The sprawling 7,000 islands of the Philippines run the geographic, social and religious gamut.
Mother Nature dishes out typhoons, floods and erupting volcanoes on an almost annual basis.
In June 1991, Mount Pinatubo, on one of the most populated islands, Luzon, erupted after three decades of dormancy, killing hundreds and leaving nearly a half-million temporarily homeless.
But its troubles don't end there. The additional complications are man-made.
People Power, People Troubles
The Philippines is well-known for its political instability: from the people power revolution that toppled the authoritarian Marcos regime in 1986 to the "State of Rebellion" that followed current President Gloria Macapagal Arroyo's ousting of President Joseph Estrada amid corruption charges this year.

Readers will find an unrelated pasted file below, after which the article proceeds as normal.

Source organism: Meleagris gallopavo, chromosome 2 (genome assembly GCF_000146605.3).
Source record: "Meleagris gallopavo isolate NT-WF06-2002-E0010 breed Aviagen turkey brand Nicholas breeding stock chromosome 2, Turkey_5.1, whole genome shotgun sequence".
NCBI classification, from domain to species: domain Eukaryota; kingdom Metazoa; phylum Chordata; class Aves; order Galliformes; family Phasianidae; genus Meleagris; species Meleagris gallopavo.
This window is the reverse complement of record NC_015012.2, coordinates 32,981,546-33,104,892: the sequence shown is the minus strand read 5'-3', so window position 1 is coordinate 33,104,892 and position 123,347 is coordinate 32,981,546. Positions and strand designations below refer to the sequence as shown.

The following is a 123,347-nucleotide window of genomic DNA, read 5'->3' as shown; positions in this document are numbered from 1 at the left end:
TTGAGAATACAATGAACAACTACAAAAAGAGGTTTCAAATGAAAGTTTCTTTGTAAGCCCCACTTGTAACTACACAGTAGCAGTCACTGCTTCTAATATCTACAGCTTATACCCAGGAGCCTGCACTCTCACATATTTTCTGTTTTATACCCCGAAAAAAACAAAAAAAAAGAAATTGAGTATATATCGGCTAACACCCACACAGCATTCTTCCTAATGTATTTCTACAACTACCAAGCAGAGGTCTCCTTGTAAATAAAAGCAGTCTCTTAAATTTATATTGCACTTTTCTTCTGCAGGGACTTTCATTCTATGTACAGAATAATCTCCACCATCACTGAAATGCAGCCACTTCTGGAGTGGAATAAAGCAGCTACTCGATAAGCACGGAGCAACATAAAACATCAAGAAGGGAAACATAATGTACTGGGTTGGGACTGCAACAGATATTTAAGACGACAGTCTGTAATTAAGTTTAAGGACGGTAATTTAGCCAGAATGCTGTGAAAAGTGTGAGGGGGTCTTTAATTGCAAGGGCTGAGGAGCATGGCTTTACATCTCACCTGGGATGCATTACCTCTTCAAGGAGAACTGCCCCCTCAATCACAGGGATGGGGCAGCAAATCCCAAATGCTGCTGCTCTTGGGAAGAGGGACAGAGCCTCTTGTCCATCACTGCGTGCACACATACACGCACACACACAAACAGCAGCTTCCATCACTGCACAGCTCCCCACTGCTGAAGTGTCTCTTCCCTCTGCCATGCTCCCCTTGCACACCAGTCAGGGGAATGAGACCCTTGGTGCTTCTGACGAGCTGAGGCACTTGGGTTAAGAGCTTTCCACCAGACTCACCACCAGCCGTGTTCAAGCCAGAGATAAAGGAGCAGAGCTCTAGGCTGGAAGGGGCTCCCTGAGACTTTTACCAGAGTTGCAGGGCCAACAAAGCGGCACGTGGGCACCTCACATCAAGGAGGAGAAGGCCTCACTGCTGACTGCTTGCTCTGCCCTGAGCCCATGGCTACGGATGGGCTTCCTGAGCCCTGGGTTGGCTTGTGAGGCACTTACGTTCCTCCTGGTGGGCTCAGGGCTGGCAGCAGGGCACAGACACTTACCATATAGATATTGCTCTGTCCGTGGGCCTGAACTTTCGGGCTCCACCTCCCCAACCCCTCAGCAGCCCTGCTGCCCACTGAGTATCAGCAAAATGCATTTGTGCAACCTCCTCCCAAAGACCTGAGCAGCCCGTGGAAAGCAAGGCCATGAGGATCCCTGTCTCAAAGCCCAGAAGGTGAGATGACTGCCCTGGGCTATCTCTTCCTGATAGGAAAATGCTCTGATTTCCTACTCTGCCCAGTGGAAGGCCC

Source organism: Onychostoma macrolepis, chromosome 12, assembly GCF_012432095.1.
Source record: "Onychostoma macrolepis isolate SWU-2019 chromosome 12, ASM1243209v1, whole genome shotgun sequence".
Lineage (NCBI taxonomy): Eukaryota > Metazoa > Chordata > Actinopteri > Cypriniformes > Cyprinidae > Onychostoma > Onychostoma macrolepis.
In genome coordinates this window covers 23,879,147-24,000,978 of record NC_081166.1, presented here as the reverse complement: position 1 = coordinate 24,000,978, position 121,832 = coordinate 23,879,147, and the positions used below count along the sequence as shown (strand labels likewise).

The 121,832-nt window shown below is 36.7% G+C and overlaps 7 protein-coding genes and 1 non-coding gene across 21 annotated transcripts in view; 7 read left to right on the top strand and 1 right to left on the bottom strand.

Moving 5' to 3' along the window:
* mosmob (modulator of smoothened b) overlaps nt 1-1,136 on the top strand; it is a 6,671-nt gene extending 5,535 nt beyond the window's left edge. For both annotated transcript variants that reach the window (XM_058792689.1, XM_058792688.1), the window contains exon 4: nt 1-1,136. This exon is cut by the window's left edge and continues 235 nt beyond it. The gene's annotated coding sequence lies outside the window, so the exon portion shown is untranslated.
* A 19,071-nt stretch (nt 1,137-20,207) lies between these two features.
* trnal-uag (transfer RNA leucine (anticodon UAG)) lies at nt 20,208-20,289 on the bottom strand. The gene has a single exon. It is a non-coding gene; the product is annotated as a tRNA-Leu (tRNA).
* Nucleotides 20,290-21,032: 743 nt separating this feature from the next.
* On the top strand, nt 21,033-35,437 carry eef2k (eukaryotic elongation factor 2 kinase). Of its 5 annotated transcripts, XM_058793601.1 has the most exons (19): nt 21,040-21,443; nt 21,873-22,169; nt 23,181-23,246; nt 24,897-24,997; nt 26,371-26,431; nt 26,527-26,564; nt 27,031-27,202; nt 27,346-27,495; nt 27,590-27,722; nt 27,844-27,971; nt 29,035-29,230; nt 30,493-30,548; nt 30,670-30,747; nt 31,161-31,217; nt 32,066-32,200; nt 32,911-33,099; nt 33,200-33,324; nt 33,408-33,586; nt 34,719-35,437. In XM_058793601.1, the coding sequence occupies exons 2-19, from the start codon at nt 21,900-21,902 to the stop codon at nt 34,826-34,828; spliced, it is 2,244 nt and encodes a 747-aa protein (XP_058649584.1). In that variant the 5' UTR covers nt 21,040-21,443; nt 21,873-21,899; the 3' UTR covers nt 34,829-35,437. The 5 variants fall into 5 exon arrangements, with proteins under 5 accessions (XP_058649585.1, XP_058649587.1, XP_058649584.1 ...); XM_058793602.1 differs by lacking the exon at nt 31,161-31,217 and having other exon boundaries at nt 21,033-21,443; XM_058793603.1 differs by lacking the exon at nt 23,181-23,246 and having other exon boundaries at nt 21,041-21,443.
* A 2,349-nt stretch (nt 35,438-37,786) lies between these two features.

In addition, the islands' rebel groups have developed a reputation for kidnapping the wealthy, particularly tourists, and holding them for ransom.
The most well-known of these groups is the Abu Sayyaf, Muslim separatists who operate out the country's south. The Abu Sayyaf have killed their hostages when their demands were not met — in 2001, they claim to have beheaded an American tourist.
The group has had close ties with Libyan leader Moammar Gadhafi.
Aligned With America
The Philippines has had a close relationship with the United States, ever since Spain ceded the islands to the United States in 1898, following the Spanish-American War.
The islands were occupied by Japan during World War II, but gained their independence in 1946, to become a developing democratic republic.
Still, the U.S. military maintained bases on the islands until 1992.
The basic language is Tagalog, but many Filipinos also speak English. More than 80 percent of the population is Roman Catholic.
Today, the country's main industries are lumber, textiles and electronic and electrical products. Its major trading partners are the United States, Japan, Taiwan.